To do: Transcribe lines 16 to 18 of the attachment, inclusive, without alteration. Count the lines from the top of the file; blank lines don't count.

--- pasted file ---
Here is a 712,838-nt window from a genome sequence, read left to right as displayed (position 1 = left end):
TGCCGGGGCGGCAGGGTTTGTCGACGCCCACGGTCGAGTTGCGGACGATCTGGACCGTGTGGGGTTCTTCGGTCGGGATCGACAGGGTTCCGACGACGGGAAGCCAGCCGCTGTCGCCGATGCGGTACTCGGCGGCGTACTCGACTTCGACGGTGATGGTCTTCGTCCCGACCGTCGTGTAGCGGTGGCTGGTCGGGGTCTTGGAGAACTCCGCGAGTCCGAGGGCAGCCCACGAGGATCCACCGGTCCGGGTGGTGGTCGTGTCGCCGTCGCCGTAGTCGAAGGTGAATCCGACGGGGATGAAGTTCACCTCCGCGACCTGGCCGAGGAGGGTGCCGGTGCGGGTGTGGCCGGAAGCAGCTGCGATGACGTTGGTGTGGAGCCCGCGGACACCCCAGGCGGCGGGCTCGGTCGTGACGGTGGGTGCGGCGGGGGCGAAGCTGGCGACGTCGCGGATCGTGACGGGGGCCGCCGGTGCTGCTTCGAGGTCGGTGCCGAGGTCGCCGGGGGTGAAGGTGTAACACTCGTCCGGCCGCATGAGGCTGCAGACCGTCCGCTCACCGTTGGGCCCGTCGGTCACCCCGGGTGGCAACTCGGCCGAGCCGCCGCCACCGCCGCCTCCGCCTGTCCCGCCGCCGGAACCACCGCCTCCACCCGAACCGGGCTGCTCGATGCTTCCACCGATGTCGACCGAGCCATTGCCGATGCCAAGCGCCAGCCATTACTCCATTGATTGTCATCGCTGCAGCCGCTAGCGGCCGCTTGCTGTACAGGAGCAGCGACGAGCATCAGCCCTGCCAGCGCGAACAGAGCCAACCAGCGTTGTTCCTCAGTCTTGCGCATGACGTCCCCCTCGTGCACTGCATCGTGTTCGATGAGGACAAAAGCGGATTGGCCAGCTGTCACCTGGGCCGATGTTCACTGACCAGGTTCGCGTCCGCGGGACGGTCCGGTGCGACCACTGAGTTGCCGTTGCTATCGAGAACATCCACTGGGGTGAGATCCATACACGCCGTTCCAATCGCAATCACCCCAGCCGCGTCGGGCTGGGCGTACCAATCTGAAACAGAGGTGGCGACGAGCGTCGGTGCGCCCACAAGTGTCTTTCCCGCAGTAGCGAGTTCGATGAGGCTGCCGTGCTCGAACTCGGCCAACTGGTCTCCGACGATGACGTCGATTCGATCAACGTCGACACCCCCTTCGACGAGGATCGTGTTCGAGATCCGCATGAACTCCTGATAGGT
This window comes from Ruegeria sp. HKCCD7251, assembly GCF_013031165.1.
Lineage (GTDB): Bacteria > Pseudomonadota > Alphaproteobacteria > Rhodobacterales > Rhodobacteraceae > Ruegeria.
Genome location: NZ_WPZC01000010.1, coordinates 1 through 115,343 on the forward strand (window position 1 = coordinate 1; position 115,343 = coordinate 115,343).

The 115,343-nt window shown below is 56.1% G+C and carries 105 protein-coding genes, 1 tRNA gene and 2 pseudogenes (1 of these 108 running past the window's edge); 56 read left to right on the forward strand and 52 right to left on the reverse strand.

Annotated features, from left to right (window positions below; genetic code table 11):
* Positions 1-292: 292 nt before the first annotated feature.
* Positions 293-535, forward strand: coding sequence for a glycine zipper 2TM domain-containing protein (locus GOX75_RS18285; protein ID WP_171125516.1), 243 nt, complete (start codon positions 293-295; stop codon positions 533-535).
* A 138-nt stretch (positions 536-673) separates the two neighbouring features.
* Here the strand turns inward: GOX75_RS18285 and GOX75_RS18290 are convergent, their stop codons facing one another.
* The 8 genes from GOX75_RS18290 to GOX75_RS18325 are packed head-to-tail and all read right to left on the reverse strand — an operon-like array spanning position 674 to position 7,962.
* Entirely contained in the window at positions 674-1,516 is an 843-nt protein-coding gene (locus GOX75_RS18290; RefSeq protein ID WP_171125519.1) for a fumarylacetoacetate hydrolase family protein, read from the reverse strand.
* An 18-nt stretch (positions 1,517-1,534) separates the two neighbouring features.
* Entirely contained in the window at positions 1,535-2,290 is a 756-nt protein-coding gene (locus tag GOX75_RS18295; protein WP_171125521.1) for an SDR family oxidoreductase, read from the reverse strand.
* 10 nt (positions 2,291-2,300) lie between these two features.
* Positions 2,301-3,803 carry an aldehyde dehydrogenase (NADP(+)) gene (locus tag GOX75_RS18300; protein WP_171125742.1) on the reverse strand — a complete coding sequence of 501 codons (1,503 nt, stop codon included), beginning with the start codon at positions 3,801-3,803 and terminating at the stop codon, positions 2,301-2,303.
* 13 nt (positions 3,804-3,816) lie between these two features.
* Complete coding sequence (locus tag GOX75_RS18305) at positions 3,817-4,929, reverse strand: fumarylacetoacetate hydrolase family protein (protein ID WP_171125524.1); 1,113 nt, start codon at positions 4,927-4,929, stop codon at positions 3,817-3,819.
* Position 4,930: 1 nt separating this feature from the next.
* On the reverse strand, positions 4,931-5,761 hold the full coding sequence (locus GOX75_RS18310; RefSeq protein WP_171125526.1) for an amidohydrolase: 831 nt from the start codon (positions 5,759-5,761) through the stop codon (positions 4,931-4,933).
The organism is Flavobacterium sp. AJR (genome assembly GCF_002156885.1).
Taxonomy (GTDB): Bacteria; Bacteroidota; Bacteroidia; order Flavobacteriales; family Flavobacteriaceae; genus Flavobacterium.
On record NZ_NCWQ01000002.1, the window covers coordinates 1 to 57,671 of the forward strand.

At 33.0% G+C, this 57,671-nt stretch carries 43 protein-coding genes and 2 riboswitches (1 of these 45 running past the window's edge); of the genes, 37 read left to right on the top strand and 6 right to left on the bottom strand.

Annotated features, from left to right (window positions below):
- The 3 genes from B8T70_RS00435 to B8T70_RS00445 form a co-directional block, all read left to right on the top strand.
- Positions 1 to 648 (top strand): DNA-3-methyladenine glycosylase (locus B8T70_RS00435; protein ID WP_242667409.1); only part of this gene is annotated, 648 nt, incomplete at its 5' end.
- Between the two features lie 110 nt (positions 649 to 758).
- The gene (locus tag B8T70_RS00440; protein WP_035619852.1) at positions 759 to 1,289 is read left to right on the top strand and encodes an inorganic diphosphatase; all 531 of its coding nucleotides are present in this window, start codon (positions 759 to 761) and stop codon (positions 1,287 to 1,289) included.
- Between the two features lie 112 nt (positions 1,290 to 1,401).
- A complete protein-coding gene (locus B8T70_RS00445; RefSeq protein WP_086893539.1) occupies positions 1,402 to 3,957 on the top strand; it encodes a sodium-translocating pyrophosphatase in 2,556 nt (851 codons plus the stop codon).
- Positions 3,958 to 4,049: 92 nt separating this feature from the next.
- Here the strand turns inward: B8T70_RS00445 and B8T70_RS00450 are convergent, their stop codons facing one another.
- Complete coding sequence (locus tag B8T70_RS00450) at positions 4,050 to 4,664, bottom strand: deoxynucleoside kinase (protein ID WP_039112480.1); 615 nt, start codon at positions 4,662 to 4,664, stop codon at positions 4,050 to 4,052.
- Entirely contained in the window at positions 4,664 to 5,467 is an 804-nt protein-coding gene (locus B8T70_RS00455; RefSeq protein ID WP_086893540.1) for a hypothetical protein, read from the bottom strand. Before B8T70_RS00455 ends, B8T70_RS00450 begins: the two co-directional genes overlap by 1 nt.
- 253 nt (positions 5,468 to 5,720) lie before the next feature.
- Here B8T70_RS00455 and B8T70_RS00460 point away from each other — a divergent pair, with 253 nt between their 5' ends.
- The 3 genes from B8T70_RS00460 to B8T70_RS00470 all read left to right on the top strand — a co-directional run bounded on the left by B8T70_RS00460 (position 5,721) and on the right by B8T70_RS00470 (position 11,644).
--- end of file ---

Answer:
* 10 nt (positions 2,291-2,300) lie between these two features.
* Positions 2,301-3,803 carry an aldehyde dehydrogenase (NADP(+)) gene (locus tag GOX75_RS18300; protein WP_171125742.1) on the reverse strand — a complete coding sequence of 501 codons (1,503 nt, stop codon included), beginning with the start codon at positions 3,801-3,803 and terminating at the stop codon, positions 2,301-2,303.
* 13 nt (positions 3,804-3,816) lie between these two features.